As the piston of your caliper begin to push the brake pads into the rotor, the pads begin to bend and fluctuate. This happens in microns of an inch but can create the high frequency squeal as the pad tips bounce against the rotor. This bouncing can create glazing on the rotors and even increase rotor wear. A straighter edge has the tendency to bounce and grab more than chamfered edges which can lead to noise and can cause pad lift. Pad lift is where the friction material lifts off the backing plate and this can cause moisture to build up, leading to de-bonding from corrosion, corrosion of the backing plate, and brake pad failure.

 

Cuts in the Friction Material

The center cut on the brake pad friction that you see in this picture is designed for three reasons: flexibility, cooling, and venting. Even with the chamfer, the pads will still move and bend on their backing plates. If a solid piece of friction material is used on a pad that moves quite a bit, it can lead to chunking of the friction and even full pad failure. The slot also helps the hot gasses that build up to vent out and help prevent the pads from overheating in hard-use cases.

This same venting will allow the incandescent material – the unburnable debris from pad wear and road pickup – to vent out and away from the rotor and pad for optimal braking performance. In some cases, pads can have more than one cut for the same reasons. It all depends on the design requirements of the caliper and backing plate interaction as well as venting requirements.

 

Rotor Faces

Rotor faces come in four distinct types: solid, slotted, cross drilled, or slotted and drilled. How do each of those work and what are the advantages of them?

 

Solid Face Rotors

A solid face rotor will be the most rigid and can dissipate heat very well. It can take a little more abuse and can also be resurfaced easily from “warping.” It’s the simplest design that all OEs take advantage of because it doesn’t require extra machining or complex work to build or mold it. While it’s simple, it’s still very effective in most high-performance brake systems where debris clearing isn’t an issue and you need to remove heat from the brakes quickly.

 

Slotted Face Rotors

A slotted faced rotor is designed to keep some of the rigidity and heat dissipation of the solid rotor but create a space for incandescent materials to be wiped away from the friction lining. It can help with some degassing. Those gasses come from the natural breakdown of the adhesive that holds the brake friction to the brake pad as it heats up from use.

This gassing essentially creates a bearing surface between the pad and rotor, like how an air hockey puck works, and creates a form of brake fade because the gasses can’t be compressed. The theory is that the slots transfer those gasses away from the friction and rotor surface along with the incandescent materials to improve braking performance in high-performance applications.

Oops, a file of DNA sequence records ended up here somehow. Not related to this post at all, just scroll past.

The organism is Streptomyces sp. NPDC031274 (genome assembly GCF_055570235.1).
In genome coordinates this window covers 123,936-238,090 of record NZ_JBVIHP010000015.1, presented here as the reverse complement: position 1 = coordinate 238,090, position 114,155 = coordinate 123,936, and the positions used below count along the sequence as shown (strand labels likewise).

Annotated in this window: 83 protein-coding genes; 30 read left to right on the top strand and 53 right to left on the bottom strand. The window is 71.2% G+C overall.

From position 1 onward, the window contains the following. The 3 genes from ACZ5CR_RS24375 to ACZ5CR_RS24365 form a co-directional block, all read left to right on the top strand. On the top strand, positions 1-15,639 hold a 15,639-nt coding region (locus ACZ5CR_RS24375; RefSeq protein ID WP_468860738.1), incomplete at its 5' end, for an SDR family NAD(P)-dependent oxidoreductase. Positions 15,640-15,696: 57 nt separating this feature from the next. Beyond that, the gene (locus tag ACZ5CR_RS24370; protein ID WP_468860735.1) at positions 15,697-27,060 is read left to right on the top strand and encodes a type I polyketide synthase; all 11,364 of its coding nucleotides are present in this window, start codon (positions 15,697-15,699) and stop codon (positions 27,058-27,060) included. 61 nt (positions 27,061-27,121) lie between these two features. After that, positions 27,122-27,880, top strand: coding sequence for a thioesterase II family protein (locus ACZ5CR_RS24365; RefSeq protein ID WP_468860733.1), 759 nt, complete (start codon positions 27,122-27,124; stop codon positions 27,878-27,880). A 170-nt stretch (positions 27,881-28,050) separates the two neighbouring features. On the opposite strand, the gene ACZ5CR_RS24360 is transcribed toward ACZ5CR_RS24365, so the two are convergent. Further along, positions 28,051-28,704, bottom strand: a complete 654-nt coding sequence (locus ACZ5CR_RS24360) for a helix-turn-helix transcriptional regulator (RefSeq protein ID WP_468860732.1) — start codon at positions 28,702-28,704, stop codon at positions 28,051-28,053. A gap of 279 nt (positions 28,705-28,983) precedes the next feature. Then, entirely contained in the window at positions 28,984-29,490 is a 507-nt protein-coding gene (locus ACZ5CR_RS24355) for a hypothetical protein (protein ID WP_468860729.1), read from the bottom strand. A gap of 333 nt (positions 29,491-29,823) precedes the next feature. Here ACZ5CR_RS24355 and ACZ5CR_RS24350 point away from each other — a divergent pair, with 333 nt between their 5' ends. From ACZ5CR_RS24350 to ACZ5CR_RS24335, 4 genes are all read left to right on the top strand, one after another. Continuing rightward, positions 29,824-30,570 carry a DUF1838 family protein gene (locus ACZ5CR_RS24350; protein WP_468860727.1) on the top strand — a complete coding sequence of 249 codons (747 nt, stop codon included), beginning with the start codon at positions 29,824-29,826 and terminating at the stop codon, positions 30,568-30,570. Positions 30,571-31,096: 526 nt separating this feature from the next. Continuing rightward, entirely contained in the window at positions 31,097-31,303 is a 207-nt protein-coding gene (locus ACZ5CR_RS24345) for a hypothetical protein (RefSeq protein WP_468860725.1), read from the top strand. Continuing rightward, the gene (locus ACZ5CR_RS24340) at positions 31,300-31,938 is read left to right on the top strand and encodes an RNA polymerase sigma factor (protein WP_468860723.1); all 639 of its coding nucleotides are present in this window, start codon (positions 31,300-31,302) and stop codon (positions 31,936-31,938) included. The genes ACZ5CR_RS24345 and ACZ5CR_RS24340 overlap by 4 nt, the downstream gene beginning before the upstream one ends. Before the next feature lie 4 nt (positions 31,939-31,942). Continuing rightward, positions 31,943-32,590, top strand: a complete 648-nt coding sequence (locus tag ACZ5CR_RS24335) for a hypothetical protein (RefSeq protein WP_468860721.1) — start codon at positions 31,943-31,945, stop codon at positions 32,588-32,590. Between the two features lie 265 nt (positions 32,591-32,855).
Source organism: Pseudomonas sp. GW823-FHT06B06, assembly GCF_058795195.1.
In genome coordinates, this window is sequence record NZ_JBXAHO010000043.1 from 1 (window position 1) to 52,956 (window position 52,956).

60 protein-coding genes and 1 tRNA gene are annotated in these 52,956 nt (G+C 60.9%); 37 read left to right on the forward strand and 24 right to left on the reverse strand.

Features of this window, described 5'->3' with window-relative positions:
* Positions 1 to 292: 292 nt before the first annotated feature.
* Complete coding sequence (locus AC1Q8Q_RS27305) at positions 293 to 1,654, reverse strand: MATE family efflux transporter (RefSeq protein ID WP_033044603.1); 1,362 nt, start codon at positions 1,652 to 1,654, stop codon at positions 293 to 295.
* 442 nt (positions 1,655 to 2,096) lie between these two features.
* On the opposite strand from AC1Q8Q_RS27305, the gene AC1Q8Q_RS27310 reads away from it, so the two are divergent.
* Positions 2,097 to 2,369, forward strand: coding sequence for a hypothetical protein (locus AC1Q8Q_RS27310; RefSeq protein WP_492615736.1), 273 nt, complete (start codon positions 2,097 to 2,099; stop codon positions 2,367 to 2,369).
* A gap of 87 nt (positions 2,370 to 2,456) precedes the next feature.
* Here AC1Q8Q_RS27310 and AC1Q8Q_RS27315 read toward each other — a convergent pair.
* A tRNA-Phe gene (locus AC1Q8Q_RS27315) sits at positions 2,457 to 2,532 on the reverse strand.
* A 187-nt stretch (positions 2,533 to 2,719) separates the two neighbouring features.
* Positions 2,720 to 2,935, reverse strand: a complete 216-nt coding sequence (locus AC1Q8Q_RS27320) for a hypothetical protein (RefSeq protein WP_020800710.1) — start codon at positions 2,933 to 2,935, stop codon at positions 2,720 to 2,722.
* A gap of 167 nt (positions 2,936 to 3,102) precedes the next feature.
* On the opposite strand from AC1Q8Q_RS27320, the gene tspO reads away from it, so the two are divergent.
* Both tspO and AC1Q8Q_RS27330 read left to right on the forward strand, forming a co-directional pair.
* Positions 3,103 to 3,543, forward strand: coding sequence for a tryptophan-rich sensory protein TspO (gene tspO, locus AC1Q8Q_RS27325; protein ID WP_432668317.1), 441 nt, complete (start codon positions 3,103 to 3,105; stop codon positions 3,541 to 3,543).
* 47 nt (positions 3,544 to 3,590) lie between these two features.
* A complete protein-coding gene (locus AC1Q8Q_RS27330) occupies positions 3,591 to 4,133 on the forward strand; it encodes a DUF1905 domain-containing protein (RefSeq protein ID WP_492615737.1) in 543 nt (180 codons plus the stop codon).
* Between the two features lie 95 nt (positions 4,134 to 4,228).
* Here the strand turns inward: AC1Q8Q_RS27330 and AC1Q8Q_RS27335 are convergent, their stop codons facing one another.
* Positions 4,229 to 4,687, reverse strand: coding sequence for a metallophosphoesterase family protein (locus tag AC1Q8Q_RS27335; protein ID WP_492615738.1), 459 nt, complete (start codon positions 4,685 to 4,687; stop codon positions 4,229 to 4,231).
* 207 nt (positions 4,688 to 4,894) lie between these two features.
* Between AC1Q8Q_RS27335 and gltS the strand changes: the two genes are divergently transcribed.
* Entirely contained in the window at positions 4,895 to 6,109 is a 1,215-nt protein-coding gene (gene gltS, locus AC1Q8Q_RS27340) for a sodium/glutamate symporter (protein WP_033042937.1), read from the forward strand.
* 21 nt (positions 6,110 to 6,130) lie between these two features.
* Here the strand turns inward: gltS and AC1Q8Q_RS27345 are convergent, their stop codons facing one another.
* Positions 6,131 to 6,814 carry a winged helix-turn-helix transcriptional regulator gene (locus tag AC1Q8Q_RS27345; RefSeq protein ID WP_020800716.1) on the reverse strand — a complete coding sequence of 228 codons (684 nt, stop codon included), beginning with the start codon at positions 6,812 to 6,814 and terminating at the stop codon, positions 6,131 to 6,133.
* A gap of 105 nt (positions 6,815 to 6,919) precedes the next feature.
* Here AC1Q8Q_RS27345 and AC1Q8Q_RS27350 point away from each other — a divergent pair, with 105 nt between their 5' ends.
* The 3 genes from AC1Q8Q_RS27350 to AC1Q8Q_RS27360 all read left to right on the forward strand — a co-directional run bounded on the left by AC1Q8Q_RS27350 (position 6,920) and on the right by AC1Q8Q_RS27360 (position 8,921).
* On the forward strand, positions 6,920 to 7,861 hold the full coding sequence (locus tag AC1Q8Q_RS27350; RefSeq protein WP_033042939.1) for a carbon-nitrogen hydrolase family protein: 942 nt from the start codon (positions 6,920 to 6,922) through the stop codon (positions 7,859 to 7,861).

A street Wrangler normally won’t see this and you’ll only worry with this in your Jeep if you happen to race it. However, even in a racing situation, a solid rotor would be the better choice because it will offer the best heat dissipation and strength.

 

Cross Drilled Rotors

A cross drilled rotor has holes drilled straight across each rotor face that also feature chamfered edges to reduce hot spots at those drill points. The theory of this design is maximum degassing as the venting of the rotor helps pull those gasses away from the rotor surface. The problem you start to encounter with a cross drilled rotor is the reduction of surface area for cooling. This can cause heat stress cracks at the drill points and a loss of rigidity overall for the rotor.

With modern adhesives and pad construction, the requirement of a cross drilled rotor has been reduced to the point that they aren’t used that often in professional motorsports. The exception is environments where having high rotor surface temperatures are needed for brake pad friction effectiveness.

In other words, you don’t need a cross drilled rotor on your daily driver. The brake temperatures won’t be high enough for pad degassing and the pads you are using don’t need that much temperature to operate. If you’re using a full metallic compound on your street car, you’re not doing yourself a favor unless you’re heading for a track.

 

Slotted and Drilled Rotors

The combination of slotted and drilled seeks to gain the advantages of both: the maximum degassing of a cross drilled rotor and the wiping of the friction surface of the slotted rotor while also retaining some of the rigidity from the slotted rotor design. However, if you’re not experiencing any degassing issues with solid rotors, you’re not gaining much in terms of performance from switching to either version. You’ll also lose surface area that helps with cooling your brake rotors.